How often do you get one of those truly great ideas in life and you forget to write it down? So many good ideas, even epiphanies, come to us at inconvenient times: the middle of the night, the middle of a meeting, in the shower, or whenever. Our muse has a mind and a schedule of her own that doesn’t always respect or honor our timing of things. As Sam Horn, author of Pop! Stand Out in Any Crowd, says about our muse, “All it asks is that when it gives us an idea, we write it down. As long as we do, it’ll keep coming around.” I have borrowed her phrase, Muse It Or Lose It, for this article. She also has a section in her book called: Ink It When You Think It.
One of my latest manuscripts, currently being shopped around by my agent, is called Wildflower. I had not planned on writing this novel. In fact, I swore to myself, as someone born and raised in the southern United States, that I would never, ever, write southern fiction. I had enough scary, weird characters in my gene pool. I didn’t feel the need to explore all the dynamics in a novel. But never say never, right?
In the middle of the night, several years ago now, a voice began speaking in my imagination. It was the main character of this novel I swore I would never write, telling me her story. She was practically dictating the book to me. I have had enough experience with characters and ideas showing up that I knew if I didn’t get up and start writing it down I would lose it. In fact, this character might even find some other writer to tell her story to. So even though I could have really used that night’s sleep and the year or so that followed where I was carefully working and reworking her story, I feel good that I took responsibility for it.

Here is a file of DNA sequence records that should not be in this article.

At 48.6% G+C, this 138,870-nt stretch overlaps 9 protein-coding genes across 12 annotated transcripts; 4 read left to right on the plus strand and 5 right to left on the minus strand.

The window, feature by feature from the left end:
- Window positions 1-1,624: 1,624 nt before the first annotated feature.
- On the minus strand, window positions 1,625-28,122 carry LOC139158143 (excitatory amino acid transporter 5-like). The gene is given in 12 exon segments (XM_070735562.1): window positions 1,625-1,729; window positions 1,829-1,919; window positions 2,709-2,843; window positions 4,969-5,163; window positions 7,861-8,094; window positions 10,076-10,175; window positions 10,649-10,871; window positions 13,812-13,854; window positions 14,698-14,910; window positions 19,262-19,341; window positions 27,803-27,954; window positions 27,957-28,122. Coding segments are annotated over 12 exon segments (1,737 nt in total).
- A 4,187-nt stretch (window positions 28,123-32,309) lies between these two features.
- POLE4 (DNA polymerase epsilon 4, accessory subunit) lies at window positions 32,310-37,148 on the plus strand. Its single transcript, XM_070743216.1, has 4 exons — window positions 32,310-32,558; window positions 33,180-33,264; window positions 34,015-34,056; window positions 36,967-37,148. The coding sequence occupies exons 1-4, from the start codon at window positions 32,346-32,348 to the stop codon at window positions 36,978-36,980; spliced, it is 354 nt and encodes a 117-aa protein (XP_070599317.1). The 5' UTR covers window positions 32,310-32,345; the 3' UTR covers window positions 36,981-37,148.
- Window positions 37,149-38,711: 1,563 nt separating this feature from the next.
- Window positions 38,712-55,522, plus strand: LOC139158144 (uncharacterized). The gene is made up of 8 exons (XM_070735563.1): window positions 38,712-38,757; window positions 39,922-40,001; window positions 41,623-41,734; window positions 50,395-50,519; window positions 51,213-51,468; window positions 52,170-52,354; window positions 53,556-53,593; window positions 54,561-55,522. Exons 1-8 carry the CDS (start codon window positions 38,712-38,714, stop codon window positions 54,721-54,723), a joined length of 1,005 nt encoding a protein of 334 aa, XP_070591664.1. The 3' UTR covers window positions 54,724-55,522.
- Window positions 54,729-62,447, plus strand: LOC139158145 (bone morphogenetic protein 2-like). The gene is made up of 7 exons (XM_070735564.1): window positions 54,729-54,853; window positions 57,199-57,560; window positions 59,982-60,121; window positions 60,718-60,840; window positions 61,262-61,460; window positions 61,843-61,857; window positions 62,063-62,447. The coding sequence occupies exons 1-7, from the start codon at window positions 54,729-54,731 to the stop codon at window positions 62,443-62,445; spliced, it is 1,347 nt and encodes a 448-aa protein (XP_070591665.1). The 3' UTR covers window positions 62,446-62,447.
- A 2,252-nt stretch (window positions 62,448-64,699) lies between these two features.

I know all this sounds a little crazy, but I’m southern; I feel like I’m allowed. I’m also an ex-shrink so I know I’m not dealing with mental illness, just the process of creativity. There is something very mysterious about how stories and ideas are born. After 14 years of writing, I’m almost convinced that they choose us, instead of us choosing them.
Mystery aside, and on the purely practical end of things, it’s important to write things down. Anne Lamott devotes a whole chapter in her book Bird by Bird: Some Instructions on Writing and Life, to 3×5 index cards. She is never without them. Of course this doesn’t work for everybody. You may prefer a note pad or want to use your Blackberry or have the memory of an elephant and never need to write anything down. But it is crucial to take action and claim it.
When you get an idea for an article or a story, or you start hearing a stream of dialogue in your imagination, you are being given a gift. Think twice before you turn down this gift because it may not return. I truly believe that if you honor your muse, your muse will honor you.